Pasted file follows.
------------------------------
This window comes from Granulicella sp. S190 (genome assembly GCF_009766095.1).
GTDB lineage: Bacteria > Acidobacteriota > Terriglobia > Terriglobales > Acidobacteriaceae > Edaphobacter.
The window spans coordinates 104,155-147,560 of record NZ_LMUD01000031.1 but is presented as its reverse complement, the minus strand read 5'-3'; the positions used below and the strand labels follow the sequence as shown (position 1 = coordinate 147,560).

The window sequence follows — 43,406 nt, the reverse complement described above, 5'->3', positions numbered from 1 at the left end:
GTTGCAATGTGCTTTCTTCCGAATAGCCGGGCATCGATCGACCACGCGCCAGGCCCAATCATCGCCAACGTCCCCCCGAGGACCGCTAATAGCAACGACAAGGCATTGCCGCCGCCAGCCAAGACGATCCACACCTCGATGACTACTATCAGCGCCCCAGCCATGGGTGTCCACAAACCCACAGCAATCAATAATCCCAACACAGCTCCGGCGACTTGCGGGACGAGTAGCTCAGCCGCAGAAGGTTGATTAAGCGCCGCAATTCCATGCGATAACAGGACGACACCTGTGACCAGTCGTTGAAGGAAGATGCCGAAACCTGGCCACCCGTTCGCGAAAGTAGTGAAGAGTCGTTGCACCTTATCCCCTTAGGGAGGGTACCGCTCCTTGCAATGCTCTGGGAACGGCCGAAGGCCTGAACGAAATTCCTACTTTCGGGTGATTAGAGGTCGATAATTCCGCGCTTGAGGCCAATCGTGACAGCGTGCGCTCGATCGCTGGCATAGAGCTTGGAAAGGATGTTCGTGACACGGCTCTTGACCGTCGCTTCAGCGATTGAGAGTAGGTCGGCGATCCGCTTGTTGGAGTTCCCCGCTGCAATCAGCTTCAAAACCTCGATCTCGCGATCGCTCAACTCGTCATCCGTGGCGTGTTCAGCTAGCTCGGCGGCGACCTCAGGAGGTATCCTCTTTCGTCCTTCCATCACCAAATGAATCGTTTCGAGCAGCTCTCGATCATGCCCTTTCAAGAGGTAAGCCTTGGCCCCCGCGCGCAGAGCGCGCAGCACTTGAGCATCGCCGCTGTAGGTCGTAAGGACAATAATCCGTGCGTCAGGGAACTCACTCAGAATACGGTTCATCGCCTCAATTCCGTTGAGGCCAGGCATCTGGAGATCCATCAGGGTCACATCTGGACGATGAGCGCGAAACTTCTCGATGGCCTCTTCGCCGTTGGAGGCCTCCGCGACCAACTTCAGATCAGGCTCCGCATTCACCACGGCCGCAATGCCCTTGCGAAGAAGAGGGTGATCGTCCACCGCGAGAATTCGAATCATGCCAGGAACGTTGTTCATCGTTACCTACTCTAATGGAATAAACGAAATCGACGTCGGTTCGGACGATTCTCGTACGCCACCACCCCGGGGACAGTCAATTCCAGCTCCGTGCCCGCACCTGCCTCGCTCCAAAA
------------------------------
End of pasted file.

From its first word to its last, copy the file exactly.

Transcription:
This window comes from Granulicella sp. S190 (genome assembly GCF_009766095.1).
GTDB lineage: Bacteria > Acidobacteriota > Terriglobia > Terriglobales > Acidobacteriaceae > Edaphobacter.
The window spans coordinates 104,155-147,560 of record NZ_LMUD01000031.1 but is presented as its reverse complement, the minus strand read 5'-3'; the positions used below and the strand labels follow the sequence as shown (position 1 = coordinate 147,560).

The window sequence follows — 43,406 nt, the reverse complement described above, 5'->3', positions numbered from 1 at the left end:
GTTGCAATGTGCTTTCTTCCGAATAGCCGGGCATCGATCGACCACGCGCCAGGCCCAATCATCGCCAACGTCCCCCCGAGGACCGCTAATAGCAACGACAAGGCATTGCCGCCGCCAGCCAAGACGATCCACACCTCGATGACTACTATCAGCGCCCCAGCCATGGGTGTCCACAAACCCACAGCAATCAATAATCCCAACACAGCTCCGGCGACTTGCGGGACGAGTAGCTCAGCCGCAGAAGGTTGATTAAGCGCCGCAATTCCATGCGATAACAGGACGACACCTGTGACCAGTCGTTGAAGGAAGATGCCGAAACCTGGCCACCCGTTCGCGAAAGTAGTGAAGAGTCGTTGCACCTTATCCCCTTAGGGAGGGTACCGCTCCTTGCAATGCTCTGGGAACGGCCGAAGGCCTGAACGAAATTCCTACTTTCGGGTGATTAGAGGTCGATAATTCCGCGCTTGAGGCCAATCGTGACAGCGTGCGCTCGATCGCTGGCATAGAGCTTGGAAAGGATGTTCGTGACACGGCTCTTGACCGTCGCTTCAGCGATTGAGAGTAGGTCGGCGATCCGCTTGTTGGAGTTCCCCGCTGCAATCAGCTTCAAAACCTCGATCTCGCGATCGCTCAACTCGTCATCCGTGGCGTGTTCAGCTAGCTCGGCGGCGACCTCAGGAGGTATCCTCTTTCGTCCTTCCATCACCAAATGAATCGTTTCGAGCAGCTCTCGATCATGCCCTTTCAAGAGGTAAGCCTTGGCCCCCGCGCGCAGAGCGCGCAGCACTTGAGCATCGCCGCTGTAGGTCGTAAGGACAATAATCCGTGCGTCAGGGAACTCACTCAGAATACGGTTCATCGCCTCAATTCCGTTGAGGCCAGGCATCTGGAGATCCATCAGGGTCACATCTGGACGATGAGCGCGAAACTTCTCGATGGCCTCTTCGCCGTTGGAGGCCTCCGCGACCAACTTCAGATCAGGCTCCGCATTCACCACGGCCGCAATGCCCTTGCGAAGAAGAGGGTGATCGTCCACCGCGAGAATTCGAATCATGCCAGGAACGTTGTTCATCGTTACCTACTCTAATGGAATAAACGAAATCGACGTCGGTTCGGACGATTCTCGTACGCCACCACCCCGGGGACAGTCAATTCCAGCTCCGTGCCCGCACCTGCCTCGCTCCAAAA